Obama-Appointed Judge Strikes Down Law Prohibiting Felons From Voting in North Carolina

A federal judge has struck down a nearly 150-year-old North Carolina statute that banned convicted felons from casting votes.

The law, enacted in 1877, had made it a new felony offense for “any person convicted of a crime which excludes the person from the right of suffrage, to vote at any primary or election without having been restored to the right of citizenship.”

The North Carolina A. Philip Randolph Institute, a group advocating for black trade unionists, and Action NC, a civil rights advocacy organization, contested the state’s law that barred convicted felons from voting.

The plaintiffs initially filed their lawsuit against the North Carolina Board of Elections in 2020.

The plaintiffs argued that the law breaches the Equal Protection Clause of the 14th Amendment to the U.S. Constitution and that it was so vague as to violate the amendment’s Due Process Clause as well.

Specifically, they asserted that the North Carolina Board of Elections fails to clearly outline which past convictions would disqualify someone from voting rights and has “caused eligible individuals with criminal convictions to refrain from voting, for fear of unintentionally violating the law and triggering criminal charges.”

On April 22, U.S. District Judge Loretta Biggs ruled that the law “was enacted with discriminatory intent, has not been cleansed of its discriminatory taint, and continues to disproportionately impact Black voters.”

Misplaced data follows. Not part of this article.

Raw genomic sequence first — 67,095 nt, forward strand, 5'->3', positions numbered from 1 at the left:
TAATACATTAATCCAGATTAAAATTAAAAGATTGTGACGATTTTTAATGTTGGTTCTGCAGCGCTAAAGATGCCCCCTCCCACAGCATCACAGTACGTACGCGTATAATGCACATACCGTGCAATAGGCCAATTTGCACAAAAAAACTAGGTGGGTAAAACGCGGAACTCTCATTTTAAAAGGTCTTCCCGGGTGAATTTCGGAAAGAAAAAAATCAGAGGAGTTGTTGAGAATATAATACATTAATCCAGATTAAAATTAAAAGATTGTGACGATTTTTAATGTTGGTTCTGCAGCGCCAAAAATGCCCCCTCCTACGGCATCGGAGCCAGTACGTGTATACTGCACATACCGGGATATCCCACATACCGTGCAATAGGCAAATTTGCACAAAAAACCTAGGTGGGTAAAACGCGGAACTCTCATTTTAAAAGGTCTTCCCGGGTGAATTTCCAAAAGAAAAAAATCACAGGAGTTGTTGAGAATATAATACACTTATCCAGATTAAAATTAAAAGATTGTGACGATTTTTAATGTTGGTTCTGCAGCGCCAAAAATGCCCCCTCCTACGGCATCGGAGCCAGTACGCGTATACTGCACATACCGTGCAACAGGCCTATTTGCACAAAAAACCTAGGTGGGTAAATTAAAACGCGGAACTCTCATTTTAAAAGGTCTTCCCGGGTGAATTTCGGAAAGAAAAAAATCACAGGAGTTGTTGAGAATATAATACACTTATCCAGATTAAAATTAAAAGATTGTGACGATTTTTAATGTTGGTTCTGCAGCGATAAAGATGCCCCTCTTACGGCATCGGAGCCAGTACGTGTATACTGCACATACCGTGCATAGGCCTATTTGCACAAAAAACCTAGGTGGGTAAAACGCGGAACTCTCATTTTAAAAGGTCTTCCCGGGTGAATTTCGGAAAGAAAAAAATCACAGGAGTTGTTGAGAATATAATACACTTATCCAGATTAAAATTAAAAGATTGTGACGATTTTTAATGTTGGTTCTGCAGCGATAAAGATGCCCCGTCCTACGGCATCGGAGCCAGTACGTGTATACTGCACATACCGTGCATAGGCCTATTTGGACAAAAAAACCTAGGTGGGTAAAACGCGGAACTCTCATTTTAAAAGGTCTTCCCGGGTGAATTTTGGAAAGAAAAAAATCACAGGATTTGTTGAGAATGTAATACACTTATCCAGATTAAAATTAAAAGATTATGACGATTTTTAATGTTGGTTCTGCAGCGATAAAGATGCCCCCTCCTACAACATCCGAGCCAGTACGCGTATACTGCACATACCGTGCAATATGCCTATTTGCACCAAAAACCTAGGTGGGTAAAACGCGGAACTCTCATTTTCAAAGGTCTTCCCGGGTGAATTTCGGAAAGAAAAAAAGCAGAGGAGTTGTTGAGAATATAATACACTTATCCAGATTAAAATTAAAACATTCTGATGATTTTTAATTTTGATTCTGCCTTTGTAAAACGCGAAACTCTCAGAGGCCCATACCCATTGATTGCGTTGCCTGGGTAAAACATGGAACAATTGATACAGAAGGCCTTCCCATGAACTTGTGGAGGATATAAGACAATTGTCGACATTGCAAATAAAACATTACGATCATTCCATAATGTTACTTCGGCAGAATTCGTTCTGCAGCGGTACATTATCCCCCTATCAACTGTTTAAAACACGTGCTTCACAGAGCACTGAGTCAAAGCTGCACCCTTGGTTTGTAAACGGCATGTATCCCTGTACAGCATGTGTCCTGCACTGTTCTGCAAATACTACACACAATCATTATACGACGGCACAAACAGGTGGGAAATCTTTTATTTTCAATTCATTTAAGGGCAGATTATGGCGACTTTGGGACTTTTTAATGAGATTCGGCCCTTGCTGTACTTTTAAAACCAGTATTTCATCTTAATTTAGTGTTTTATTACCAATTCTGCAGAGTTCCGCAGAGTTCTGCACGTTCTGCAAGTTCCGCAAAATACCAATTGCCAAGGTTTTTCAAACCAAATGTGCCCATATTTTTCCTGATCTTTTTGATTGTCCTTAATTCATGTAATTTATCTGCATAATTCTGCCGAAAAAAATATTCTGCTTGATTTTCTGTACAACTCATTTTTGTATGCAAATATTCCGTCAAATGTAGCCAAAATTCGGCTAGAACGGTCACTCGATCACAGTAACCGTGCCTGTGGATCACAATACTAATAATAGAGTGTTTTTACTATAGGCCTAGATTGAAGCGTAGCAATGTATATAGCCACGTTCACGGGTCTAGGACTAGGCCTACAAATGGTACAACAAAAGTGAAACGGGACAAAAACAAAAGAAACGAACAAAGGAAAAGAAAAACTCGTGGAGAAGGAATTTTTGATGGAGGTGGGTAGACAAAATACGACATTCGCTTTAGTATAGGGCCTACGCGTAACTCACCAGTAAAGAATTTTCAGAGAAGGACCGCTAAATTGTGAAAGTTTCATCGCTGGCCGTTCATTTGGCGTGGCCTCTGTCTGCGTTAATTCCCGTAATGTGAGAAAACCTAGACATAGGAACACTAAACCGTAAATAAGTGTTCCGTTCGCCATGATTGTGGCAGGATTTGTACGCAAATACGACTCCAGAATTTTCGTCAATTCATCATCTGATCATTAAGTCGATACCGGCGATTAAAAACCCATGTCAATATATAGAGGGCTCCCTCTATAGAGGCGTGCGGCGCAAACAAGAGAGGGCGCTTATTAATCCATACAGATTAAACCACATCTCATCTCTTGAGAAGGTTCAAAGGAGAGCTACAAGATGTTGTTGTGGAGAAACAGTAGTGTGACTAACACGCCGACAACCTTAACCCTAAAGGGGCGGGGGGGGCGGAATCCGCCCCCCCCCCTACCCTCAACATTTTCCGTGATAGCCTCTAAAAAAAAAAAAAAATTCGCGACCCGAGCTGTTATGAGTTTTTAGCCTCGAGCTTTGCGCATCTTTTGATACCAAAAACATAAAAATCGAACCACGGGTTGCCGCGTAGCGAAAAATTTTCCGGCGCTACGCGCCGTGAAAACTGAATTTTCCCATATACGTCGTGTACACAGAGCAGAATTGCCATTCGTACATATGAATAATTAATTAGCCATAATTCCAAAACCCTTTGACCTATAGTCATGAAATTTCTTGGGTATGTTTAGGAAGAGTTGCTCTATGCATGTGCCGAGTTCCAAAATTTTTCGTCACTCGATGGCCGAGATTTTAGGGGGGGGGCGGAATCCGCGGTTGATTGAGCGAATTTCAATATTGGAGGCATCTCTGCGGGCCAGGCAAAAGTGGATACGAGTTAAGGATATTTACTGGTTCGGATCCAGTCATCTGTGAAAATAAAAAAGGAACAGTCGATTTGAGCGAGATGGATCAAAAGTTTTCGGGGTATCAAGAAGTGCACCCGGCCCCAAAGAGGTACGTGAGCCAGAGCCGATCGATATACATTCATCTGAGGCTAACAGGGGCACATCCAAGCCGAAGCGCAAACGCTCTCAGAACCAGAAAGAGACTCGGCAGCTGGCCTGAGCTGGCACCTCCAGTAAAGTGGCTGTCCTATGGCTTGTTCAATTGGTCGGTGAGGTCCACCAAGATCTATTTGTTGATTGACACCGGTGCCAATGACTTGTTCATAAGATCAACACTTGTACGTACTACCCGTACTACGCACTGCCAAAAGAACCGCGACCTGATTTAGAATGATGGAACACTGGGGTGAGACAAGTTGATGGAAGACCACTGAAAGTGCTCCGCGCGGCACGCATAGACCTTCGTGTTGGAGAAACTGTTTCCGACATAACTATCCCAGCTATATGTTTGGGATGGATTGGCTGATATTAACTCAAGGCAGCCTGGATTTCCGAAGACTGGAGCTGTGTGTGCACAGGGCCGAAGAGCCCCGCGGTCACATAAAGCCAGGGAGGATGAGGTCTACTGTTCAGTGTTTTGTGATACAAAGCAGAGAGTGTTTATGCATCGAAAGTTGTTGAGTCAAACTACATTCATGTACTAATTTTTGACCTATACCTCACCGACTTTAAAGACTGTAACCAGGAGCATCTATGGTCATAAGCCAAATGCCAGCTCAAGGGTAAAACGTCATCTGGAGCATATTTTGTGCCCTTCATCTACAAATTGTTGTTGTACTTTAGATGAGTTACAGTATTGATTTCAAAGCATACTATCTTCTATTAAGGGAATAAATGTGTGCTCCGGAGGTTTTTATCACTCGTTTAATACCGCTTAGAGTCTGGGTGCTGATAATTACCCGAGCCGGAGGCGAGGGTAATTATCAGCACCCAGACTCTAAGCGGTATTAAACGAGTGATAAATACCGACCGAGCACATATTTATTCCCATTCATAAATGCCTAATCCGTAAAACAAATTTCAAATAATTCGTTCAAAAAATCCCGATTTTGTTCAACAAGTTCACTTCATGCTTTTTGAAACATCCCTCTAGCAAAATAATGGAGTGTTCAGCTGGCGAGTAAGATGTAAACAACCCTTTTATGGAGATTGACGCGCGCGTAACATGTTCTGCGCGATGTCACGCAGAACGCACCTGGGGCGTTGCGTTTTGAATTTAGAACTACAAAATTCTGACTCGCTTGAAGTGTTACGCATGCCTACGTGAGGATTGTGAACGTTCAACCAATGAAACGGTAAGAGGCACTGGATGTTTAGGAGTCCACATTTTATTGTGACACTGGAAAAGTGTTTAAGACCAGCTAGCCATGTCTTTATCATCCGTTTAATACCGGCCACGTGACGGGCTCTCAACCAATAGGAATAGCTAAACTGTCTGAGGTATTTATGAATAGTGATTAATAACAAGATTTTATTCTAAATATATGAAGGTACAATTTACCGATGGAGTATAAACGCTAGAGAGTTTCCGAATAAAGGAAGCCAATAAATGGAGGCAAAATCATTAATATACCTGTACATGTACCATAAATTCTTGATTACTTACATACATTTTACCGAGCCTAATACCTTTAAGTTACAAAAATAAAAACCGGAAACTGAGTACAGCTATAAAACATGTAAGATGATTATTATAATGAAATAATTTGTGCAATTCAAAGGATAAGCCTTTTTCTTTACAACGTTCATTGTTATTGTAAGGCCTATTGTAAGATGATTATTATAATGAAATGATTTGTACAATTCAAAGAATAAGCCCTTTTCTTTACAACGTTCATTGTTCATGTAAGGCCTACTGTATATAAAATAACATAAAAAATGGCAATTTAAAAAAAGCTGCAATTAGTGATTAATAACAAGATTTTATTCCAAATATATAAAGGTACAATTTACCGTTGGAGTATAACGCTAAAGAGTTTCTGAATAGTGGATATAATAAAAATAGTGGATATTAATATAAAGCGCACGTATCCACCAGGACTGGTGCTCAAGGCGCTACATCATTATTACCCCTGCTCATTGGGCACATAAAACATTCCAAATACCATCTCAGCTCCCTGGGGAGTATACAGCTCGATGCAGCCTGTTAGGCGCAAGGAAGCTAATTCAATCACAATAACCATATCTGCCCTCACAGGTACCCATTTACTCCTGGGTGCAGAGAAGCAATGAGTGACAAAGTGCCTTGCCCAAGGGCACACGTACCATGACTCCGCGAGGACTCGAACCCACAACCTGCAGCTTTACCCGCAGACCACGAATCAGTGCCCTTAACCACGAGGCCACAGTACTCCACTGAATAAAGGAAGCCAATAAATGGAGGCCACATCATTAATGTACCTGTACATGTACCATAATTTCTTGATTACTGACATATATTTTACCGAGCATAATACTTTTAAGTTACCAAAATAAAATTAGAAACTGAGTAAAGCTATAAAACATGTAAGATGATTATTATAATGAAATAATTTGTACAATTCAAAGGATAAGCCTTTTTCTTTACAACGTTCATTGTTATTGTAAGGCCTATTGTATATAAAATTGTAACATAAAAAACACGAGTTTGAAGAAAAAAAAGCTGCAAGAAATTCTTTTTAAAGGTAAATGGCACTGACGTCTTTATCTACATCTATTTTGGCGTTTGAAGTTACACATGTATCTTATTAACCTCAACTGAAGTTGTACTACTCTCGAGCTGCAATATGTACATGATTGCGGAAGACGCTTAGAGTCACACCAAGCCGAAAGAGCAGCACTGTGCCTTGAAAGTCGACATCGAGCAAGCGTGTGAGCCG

Judge Biggs, who is black and was appointed by President Barack Obama, ruled that the contested state law violated the Due Process and Equal Protection Clauses of the 14th Amendment. As a result, he issued an injunction prohibiting state officials from enforcing the law.

The state contended that the law is not overly ambiguous to the extent that it violates anyone’s due process rights.

According to a filing from October 2020, the North Carolina constitution categorizes all felonies as crimes that would result in the loss of voting rights for those convicted. It also specifies that voting rights are reinstated automatically upon “the unconditional discharge of an inmate, of a probationer, or of a parolee” by the state or federal agency “having jurisdiction” of that person.

“If an ordinary person were to read the statutes, and that person had been convicted of a felony, the next question they must ask themselves is whether they continue to be supervised by the state for that conviction,” the October 2020 defense filing states.

“This inquiry can be answered by any layperson who has been convicted of a felony. They will know whether they are still incarcerated, or are still required to make court appearances for their conviction, or are still required to be in contact with their probation or parole officer. If they remain subject to such conditions, they know not to vote.”

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By Hunter Fielding
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